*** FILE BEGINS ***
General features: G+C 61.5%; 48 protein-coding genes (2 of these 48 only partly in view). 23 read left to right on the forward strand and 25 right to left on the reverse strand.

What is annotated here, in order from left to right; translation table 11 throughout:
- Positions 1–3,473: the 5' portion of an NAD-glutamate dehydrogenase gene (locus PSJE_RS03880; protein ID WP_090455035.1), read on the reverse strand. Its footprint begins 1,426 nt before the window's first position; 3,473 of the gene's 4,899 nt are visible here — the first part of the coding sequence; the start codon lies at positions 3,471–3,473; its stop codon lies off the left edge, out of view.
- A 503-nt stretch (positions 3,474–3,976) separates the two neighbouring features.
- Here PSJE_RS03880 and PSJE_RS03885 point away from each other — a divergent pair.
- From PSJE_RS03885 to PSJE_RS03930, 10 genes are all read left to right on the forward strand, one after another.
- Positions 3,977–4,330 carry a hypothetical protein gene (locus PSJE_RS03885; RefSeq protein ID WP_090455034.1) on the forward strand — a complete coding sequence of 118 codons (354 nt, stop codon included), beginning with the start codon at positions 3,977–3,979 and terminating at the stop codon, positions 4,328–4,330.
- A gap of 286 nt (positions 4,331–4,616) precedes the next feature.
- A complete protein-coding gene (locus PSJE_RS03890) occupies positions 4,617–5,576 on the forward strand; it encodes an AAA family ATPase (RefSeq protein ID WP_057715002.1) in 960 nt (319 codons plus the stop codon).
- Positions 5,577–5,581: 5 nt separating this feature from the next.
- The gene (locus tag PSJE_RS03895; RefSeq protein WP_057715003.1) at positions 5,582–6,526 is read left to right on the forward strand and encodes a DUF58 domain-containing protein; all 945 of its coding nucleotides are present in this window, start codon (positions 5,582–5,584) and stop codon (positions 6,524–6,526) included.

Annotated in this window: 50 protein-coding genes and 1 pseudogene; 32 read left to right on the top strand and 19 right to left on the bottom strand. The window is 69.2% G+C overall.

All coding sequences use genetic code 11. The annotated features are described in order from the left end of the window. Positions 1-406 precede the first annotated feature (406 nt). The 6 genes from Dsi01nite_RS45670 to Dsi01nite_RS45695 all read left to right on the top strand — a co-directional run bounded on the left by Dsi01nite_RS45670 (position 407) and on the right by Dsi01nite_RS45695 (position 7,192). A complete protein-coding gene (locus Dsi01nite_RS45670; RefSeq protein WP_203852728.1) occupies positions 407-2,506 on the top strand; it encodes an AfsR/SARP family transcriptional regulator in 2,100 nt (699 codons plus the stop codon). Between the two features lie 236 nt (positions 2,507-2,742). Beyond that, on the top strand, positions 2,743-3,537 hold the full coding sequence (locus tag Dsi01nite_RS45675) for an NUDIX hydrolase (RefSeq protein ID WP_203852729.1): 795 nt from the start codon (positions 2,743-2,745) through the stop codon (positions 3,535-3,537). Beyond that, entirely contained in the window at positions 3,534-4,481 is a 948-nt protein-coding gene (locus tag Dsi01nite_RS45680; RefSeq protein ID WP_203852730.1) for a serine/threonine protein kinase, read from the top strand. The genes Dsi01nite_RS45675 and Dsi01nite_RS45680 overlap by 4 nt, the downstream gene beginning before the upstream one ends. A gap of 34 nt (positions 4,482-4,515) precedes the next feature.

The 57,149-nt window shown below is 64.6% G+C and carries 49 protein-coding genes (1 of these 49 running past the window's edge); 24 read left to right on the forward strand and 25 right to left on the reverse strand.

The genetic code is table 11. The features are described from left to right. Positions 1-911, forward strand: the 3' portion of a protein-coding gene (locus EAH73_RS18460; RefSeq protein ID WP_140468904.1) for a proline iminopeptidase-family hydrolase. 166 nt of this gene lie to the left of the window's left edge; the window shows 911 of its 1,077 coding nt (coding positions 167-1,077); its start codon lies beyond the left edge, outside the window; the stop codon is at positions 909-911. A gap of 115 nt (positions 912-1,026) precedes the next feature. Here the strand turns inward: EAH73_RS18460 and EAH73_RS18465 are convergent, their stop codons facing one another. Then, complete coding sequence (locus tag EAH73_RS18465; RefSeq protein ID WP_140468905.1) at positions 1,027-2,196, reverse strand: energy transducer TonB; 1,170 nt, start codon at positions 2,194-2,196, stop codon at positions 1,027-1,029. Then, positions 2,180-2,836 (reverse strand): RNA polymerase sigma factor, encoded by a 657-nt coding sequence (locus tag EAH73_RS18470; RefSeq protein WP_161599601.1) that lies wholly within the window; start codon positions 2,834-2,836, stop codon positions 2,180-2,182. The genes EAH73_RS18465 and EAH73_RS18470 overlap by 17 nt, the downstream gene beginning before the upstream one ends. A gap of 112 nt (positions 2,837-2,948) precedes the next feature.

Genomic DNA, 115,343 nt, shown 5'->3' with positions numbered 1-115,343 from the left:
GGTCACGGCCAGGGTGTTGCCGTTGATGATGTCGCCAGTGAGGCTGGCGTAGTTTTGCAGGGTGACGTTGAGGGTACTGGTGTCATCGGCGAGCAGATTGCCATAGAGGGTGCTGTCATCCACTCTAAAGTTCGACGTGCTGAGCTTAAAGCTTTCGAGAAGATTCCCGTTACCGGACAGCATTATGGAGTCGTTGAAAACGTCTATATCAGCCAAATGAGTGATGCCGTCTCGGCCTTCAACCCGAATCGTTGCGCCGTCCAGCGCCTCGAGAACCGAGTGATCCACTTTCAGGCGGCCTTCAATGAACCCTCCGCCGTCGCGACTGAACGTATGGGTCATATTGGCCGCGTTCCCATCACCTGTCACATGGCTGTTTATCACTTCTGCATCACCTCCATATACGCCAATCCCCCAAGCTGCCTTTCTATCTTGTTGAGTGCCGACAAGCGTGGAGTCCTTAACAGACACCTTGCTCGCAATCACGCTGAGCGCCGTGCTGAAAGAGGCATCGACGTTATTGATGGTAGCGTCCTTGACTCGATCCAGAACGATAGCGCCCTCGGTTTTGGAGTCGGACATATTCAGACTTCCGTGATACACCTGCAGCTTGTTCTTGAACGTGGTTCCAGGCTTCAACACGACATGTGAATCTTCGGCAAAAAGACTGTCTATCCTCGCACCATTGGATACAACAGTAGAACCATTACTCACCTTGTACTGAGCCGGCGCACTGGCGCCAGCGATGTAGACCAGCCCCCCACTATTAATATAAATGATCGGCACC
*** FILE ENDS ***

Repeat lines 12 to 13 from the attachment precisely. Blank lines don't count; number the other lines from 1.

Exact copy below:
Annotated in this window: 50 protein-coding genes and 1 pseudogene; 32 read left to right on the top strand and 19 right to left on the bottom strand. The window is 69.2% G+C overall.

All coding sequences use genetic code 11. The annotated features are described in order from the left end of the window. Positions 1-406 precede the first annotated feature (406 nt). The 6 genes from Dsi01nite_RS45670 to Dsi01nite_RS45695 all read left to right on the top strand — a co-directional run bounded on the left by Dsi01nite_RS45670 (position 407) and on the right by Dsi01nite_RS45695 (position 7,192). A complete protein-coding gene (locus Dsi01nite_RS45670; RefSeq protein WP_203852728.1) occupies positions 407-2,506 on the top strand; it encodes an AfsR/SARP family transcriptional regulator in 2,100 nt (699 codons plus the stop codon). Between the two features lie 236 nt (positions 2,507-2,742). Beyond that, on the top strand, positions 2,743-3,537 hold the full coding sequence (locus tag Dsi01nite_RS45675) for an NUDIX hydrolase (RefSeq protein ID WP_203852729.1): 795 nt from the start codon (positions 2,743-2,745) through the stop codon (positions 3,535-3,537). Beyond that, entirely contained in the window at positions 3,534-4,481 is a 948-nt protein-coding gene (locus tag Dsi01nite_RS45680; RefSeq protein ID WP_203852730.1) for a serine/threonine protein kinase, read from the top strand. The genes Dsi01nite_RS45675 and Dsi01nite_RS45680 overlap by 4 nt, the downstream gene beginning before the upstream one ends. A gap of 34 nt (positions 4,482-4,515) precedes the next feature.